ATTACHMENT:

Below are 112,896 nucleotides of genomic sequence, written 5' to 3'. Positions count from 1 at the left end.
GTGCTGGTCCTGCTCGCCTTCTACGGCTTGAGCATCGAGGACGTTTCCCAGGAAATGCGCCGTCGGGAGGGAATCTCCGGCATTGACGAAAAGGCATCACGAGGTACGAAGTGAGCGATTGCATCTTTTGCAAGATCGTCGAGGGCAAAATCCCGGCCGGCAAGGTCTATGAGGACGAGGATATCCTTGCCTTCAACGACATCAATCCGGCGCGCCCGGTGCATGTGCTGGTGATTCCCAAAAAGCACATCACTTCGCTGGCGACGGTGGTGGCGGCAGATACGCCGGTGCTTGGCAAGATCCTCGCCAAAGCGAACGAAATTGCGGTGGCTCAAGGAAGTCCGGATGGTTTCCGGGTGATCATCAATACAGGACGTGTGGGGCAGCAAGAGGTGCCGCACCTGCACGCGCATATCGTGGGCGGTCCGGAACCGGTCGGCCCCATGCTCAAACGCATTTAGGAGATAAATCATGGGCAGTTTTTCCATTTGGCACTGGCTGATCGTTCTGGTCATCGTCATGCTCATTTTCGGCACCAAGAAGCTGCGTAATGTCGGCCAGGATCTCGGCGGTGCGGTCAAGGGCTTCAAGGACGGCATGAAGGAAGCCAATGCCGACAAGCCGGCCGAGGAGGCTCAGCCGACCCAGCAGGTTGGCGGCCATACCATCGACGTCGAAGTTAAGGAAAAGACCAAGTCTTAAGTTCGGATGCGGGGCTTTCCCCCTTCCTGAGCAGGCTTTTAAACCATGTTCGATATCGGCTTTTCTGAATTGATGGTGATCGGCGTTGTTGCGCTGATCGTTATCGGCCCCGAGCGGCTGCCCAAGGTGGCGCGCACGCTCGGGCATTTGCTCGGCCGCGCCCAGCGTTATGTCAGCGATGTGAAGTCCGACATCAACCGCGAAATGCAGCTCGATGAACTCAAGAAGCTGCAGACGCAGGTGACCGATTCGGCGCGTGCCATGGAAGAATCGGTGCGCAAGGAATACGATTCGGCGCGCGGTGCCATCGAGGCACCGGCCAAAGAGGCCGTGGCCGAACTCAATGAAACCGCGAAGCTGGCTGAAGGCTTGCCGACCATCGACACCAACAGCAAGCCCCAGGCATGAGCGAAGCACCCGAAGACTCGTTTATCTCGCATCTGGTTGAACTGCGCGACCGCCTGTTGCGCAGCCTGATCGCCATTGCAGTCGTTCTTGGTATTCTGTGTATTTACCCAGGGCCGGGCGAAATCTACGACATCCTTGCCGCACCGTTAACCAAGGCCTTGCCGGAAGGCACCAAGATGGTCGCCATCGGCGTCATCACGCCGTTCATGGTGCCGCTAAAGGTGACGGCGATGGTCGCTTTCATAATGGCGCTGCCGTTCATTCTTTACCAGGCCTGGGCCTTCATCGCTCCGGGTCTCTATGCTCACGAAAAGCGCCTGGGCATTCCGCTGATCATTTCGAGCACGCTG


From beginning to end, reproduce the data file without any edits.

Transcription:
Below are 112,896 nucleotides of genomic sequence, written 5' to 3'. Positions count from 1 at the left end.
GTGCTGGTCCTGCTCGCCTTCTACGGCTTGAGCATCGAGGACGTTTCCCAGGAAATGCGCCGTCGGGAGGGAATCTCCGGCATTGACGAAAAGGCATCACGAGGTACGAAGTGAGCGATTGCATCTTTTGCAAGATCGTCGAGGGCAAAATCCCGGCCGGCAAGGTCTATGAGGACGAGGATATCCTTGCCTTCAACGACATCAATCCGGCGCGCCCGGTGCATGTGCTGGTGATTCCCAAAAAGCACATCACTTCGCTGGCGACGGTGGTGGCGGCAGATACGCCGGTGCTTGGCAAGATCCTCGCCAAAGCGAACGAAATTGCGGTGGCTCAAGGAAGTCCGGATGGTTTCCGGGTGATCATCAATACAGGACGTGTGGGGCAGCAAGAGGTGCCGCACCTGCACGCGCATATCGTGGGCGGTCCGGAACCGGTCGGCCCCATGCTCAAACGCATTTAGGAGATAAATCATGGGCAGTTTTTCCATTTGGCACTGGCTGATCGTTCTGGTCATCGTCATGCTCATTTTCGGCACCAAGAAGCTGCGTAATGTCGGCCAGGATCTCGGCGGTGCGGTCAAGGGCTTCAAGGACGGCATGAAGGAAGCCAATGCCGACAAGCCGGCCGAGGAGGCTCAGCCGACCCAGCAGGTTGGCGGCCATACCATCGACGTCGAAGTTAAGGAAAAGACCAAGTCTTAAGTTCGGATGCGGGGCTTTCCCCCTTCCTGAGCAGGCTTTTAAACCATGTTCGATATCGGCTTTTCTGAATTGATGGTGATCGGCGTTGTTGCGCTGATCGTTATCGGCCCCGAGCGGCTGCCCAAGGTGGCGCGCACGCTCGGGCATTTGCTCGGCCGCGCCCAGCGTTATGTCAGCGATGTGAAGTCCGACATCAACCGCGAAATGCAGCTCGATGAACTCAAGAAGCTGCAGACGCAGGTGACCGATTCGGCGCGTGCCATGGAAGAATCGGTGCGCAAGGAATACGATTCGGCGCGCGGTGCCATCGAGGCACCGGCCAAAGAGGCCGTGGCCGAACTCAATGAAACCGCGAAGCTGGCTGAAGGCTTGCCGACCATCGACACCAACAGCAAGCCCCAGGCATGAGCGAAGCACCCGAAGACTCGTTTATCTCGCATCTGGTTGAACTGCGCGACCGCCTGTTGCGCAGCCTGATCGCCATTGCAGTCGTTCTTGGTATTCTGTGTATTTACCCAGGGCCGGGCGAAATCTACGACATCCTTGCCGCACCGTTAACCAAGGCCTTGCCGGAAGGCACCAAGATGGTCGCCATCGGCGTCATCACGCCGTTCATGGTGCCGCTAAAGGTGACGGCGATGGTCGCTTTCATAATGGCGCTGCCGTTCATTCTTTACCAGGCCTGGGCCTTCATCGCTCCGGGTCTCTATGCTCACGAAAAGCGCCTGGGCATTCCGCTGATCATTTCGAGCACGCTG